Scans of King Tut's tomb unveil hidden rooms
Scans of famed King Tut's burial chamber has revealed two hidden rooms that could contain metal or organic material, Egyptian Antiquities Minister Mamdouh el-Damaty has said.
In a news conference on Thursday in Cairo, he said that the Japanese analysis showed chambers that would be scanned again at the end of the month.
The discovery could shine new light on one of ancient Egypt's most turbulent times, and one prominent researcher has theorised that the remains of Queen Nefertiti might be inside.
El-Damaty said he thinks the new chambers could contain the tomb of a member of Tutankhmun's family, but would not speculate on Nefertiti - who was one of the wives of Tutankhmun's father, the Pharoah Akhenaten, but is not believed to be his mother.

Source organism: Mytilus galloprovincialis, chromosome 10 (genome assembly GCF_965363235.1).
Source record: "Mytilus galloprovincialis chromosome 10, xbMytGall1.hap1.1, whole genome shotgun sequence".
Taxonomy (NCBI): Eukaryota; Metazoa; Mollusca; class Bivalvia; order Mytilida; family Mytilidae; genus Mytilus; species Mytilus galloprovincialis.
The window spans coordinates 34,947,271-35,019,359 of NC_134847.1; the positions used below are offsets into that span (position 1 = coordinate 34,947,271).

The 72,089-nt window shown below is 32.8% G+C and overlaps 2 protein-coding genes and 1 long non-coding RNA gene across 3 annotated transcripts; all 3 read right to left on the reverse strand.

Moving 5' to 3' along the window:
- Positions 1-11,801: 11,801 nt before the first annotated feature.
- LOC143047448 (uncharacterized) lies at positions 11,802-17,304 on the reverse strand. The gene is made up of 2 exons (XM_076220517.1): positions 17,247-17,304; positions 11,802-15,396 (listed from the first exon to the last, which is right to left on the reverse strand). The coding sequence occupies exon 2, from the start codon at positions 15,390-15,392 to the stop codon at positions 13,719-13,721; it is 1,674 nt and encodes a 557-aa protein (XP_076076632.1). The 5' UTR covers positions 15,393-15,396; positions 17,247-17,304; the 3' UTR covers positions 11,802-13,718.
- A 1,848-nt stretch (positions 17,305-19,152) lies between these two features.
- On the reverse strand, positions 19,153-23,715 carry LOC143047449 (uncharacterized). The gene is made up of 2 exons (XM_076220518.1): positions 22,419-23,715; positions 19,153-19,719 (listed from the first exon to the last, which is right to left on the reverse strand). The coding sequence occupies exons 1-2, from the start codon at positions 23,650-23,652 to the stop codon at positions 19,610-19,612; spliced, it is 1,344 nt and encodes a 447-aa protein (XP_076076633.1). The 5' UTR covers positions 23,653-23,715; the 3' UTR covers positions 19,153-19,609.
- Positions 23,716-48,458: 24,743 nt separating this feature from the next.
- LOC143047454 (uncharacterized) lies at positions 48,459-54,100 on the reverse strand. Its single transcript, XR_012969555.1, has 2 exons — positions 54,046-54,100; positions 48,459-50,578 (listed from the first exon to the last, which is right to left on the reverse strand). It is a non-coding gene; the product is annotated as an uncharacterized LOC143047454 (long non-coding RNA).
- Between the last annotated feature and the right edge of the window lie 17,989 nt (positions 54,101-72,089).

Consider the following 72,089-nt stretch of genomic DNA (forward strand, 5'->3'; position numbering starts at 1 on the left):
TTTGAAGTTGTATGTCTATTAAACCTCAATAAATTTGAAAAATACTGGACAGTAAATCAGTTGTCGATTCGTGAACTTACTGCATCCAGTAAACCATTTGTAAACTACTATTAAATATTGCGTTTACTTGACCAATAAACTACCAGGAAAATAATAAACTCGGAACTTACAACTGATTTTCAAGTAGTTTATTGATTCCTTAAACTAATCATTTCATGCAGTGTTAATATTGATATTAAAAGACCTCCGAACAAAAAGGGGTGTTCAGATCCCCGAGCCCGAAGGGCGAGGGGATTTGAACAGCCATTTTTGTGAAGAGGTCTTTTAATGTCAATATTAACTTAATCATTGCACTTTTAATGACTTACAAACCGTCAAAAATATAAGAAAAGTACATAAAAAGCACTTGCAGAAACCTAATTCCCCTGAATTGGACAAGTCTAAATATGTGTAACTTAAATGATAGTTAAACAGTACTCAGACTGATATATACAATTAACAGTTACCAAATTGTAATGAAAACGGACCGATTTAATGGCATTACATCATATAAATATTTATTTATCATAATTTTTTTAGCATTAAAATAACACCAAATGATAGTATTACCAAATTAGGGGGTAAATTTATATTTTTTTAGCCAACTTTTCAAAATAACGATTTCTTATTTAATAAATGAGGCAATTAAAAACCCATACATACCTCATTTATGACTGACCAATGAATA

The unveiling of King Tut's tomb almost 100 years ago has been described as one of the most spectacular archaeological discoveries of all time.
A throne, chariot and most famously the golden death mask that has become an icon of ancient Egyptian civilisation, were found at the burial site of Tutankhamun, then a little-known boy king of the 18th dynasty of Egyptian pharaohs.